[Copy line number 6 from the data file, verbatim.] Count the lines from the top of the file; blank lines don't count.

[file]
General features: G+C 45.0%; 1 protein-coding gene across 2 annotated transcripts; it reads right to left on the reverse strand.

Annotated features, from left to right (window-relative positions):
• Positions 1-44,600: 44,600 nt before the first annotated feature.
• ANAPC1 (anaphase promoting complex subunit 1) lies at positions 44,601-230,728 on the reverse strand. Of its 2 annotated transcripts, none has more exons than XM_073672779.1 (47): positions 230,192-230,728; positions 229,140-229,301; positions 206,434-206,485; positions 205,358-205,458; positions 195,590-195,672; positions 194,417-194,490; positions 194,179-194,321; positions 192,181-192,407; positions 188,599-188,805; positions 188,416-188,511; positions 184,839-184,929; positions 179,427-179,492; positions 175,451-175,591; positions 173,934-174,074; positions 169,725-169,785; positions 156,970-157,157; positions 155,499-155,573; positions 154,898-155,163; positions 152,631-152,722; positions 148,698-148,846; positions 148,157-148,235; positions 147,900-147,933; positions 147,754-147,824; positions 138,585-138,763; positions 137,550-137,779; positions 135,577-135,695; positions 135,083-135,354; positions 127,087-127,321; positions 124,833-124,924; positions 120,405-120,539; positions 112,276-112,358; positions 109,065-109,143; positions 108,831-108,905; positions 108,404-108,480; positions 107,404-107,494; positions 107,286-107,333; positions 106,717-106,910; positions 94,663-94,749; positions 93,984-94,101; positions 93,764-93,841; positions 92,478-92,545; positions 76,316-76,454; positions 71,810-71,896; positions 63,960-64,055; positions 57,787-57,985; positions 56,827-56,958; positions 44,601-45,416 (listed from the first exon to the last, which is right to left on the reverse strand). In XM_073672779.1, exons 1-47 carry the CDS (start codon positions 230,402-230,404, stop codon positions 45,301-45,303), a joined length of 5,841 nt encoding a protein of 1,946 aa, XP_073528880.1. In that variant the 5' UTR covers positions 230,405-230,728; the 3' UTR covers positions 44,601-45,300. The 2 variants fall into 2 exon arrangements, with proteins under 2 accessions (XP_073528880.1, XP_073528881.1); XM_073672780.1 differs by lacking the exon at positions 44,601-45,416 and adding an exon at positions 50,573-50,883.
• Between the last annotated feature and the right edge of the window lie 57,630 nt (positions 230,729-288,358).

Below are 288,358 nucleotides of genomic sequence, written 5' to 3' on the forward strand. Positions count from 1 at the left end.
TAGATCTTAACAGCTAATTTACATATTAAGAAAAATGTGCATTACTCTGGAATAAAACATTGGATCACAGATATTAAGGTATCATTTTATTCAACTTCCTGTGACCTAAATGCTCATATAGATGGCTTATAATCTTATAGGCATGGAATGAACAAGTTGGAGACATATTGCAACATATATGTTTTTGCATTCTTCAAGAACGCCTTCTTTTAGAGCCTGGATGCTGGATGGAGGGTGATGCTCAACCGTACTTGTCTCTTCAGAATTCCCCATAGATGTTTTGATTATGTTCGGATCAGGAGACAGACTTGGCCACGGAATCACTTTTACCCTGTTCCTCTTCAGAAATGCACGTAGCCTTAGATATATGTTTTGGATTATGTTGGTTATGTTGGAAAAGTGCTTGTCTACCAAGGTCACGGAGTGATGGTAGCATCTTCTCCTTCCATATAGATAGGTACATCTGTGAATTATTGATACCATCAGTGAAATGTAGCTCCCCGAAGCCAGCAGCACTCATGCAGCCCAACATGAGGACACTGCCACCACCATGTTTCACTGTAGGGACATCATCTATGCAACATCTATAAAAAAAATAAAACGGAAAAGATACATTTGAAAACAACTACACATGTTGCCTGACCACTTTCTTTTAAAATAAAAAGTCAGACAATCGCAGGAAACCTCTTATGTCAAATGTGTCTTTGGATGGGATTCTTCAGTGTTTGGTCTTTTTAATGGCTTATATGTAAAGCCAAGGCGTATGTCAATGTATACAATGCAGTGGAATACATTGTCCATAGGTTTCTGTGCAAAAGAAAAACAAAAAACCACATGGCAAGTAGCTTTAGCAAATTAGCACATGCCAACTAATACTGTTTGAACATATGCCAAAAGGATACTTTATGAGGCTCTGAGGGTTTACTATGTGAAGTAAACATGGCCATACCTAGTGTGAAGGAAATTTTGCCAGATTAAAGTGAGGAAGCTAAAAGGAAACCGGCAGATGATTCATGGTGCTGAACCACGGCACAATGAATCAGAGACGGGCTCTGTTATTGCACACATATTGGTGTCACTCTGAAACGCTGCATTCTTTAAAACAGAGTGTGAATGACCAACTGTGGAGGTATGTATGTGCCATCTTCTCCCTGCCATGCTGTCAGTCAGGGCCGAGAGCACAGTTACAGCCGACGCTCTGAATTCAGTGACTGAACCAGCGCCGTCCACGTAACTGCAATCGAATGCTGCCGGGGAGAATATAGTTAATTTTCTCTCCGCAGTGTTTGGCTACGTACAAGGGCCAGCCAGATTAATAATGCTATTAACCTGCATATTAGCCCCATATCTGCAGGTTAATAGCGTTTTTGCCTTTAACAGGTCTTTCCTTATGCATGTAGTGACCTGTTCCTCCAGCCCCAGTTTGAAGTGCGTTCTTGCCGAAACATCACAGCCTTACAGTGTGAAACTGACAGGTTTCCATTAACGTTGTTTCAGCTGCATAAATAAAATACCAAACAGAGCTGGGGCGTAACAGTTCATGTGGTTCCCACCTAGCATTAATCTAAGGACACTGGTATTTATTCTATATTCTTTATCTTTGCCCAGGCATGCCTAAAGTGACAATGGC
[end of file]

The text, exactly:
Below are 288,358 nucleotides of genomic sequence, written 5' to 3' on the forward strand. Positions count from 1 at the left end.